'Point of Origin' Disappoints

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Despite a promising premise and a strong cast — headed by Ray Liotta and John Leguizamo — Home Box Office's Point of Origin, unfortunately, is even more confusing than the arson case its fictional investigators are called upon to unravel.

The film's focal point is John Orr (Liotta), a decorated arson investigator with the Glendale, Calif., fire department, and his protégé, Keith Lang (Leguizamo). It's the late 1980s, and a string of suspicious fires in Southern California (based on real-life events) are taking a toll in both property damage and human lives.

After several incidents — which Orr is unable to determine the cause of — the federal bureau of Alcohol, Tobacco and Firearms is brought in to head a joint task force investigating the blazes. Lang is tapped for that task force and Orr is brought in to consult on the arsonist's profile.

Liotta's character determines that the culprit is a white, male loner — likely an ex-fireman himself — and someone who returns to the scene to watch what he's wrought. "This is about ego, not fire," he says.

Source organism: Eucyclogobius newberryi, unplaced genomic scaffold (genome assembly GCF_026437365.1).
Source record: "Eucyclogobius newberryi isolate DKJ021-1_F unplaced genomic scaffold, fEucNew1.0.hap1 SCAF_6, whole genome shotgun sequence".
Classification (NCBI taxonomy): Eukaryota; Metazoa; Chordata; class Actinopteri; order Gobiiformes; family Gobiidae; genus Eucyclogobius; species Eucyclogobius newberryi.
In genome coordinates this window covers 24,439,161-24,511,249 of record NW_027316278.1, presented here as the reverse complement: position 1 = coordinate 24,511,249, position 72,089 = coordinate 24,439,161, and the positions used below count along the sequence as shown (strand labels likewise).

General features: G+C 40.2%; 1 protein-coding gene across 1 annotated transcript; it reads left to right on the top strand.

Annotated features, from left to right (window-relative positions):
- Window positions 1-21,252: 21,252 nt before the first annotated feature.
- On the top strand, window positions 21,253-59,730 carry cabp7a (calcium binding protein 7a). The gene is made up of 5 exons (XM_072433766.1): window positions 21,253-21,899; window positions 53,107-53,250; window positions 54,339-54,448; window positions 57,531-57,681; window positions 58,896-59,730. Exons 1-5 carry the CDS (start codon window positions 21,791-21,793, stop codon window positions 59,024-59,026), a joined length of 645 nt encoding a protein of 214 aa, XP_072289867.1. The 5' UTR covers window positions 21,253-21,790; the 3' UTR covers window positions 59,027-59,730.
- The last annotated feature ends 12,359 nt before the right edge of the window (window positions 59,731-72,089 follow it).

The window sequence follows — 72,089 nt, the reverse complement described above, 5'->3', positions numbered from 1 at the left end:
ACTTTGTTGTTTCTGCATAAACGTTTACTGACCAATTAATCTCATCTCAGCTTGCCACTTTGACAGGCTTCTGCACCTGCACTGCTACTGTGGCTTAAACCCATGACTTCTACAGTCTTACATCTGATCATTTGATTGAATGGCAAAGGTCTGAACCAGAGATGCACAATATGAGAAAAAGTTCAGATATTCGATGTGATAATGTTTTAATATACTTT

After some initial futile searches, the investigators find a single fingerprint on an incendiary device that yields their first break in the case. They also notice a pattern of arsons throughout California that lead the group to suspect a firefighter. Orr becomes the lead suspect, and that's when the movie starts to lose what was already a tenuous grip on realism.

That's due in large part to director Newton Thomas Siegel's overuse of special effects and other stylistic tricks, which does more to muddle things than drive the plot. There are scenes in which the "suspected" arsonist makes his moves, but it's not obvious that those scenes are fantasy. There are other scenes — in which Liotta's character visualizes himself "inside" a fire — that do more to justify the CGI budget than drive the action.

Despite a solid performance by Liotta, Orr's character shifts rather abruptly from stand-up guy to suspect after a scene in which Lang tails him, and finds him cheating on his wife with a female cop (Ileana Douglas). A more gradual deterioration of Orr's boy-scout image — as well as more judicious use of technical tricks — would have made this true-life adaptation ring truer to life.

Point of Origin
bows Saturday, June 22 at 8 p.m. on HBO.

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